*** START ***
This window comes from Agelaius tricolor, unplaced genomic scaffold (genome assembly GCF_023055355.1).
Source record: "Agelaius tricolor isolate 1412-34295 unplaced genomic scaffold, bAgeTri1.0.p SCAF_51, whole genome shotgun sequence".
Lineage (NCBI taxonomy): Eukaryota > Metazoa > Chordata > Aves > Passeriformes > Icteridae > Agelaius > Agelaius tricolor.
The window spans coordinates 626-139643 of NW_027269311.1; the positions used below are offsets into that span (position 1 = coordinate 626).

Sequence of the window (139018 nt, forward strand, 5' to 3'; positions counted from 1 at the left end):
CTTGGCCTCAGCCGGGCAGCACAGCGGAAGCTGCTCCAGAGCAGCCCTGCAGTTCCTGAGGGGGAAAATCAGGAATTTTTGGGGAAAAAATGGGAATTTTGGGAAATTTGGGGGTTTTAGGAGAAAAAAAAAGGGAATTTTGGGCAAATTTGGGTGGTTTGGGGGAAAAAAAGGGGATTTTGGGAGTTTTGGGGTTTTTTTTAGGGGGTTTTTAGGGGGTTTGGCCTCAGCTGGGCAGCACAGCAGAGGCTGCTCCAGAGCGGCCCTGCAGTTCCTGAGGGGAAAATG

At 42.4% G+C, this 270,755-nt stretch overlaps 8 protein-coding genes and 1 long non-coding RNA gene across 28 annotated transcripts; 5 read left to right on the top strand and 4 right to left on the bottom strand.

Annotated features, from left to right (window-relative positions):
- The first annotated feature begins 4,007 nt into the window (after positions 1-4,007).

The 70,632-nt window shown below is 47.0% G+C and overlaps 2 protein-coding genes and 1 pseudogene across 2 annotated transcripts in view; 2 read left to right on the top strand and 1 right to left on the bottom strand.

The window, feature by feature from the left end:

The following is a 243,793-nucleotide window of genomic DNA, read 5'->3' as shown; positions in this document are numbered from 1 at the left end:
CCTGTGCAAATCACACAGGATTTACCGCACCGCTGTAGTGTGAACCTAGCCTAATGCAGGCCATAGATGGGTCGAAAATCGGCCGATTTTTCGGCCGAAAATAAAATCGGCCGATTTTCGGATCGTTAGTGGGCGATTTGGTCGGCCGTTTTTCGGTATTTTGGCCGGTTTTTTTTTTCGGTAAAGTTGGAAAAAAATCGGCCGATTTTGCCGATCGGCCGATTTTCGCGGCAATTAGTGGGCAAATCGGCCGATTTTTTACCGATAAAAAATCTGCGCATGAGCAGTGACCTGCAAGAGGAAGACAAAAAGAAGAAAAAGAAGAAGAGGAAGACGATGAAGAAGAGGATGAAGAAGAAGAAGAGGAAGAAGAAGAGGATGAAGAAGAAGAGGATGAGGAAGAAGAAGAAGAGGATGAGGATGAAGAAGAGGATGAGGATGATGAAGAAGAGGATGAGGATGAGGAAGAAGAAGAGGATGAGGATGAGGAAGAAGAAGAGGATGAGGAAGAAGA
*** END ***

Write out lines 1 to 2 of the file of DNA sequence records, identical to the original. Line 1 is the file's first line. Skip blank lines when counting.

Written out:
This window comes from Agelaius tricolor, unplaced genomic scaffold (genome assembly GCF_023055355.1).
Source record: "Agelaius tricolor isolate 1412-34295 unplaced genomic scaffold, bAgeTri1.0.p SCAF_51, whole genome shotgun sequence".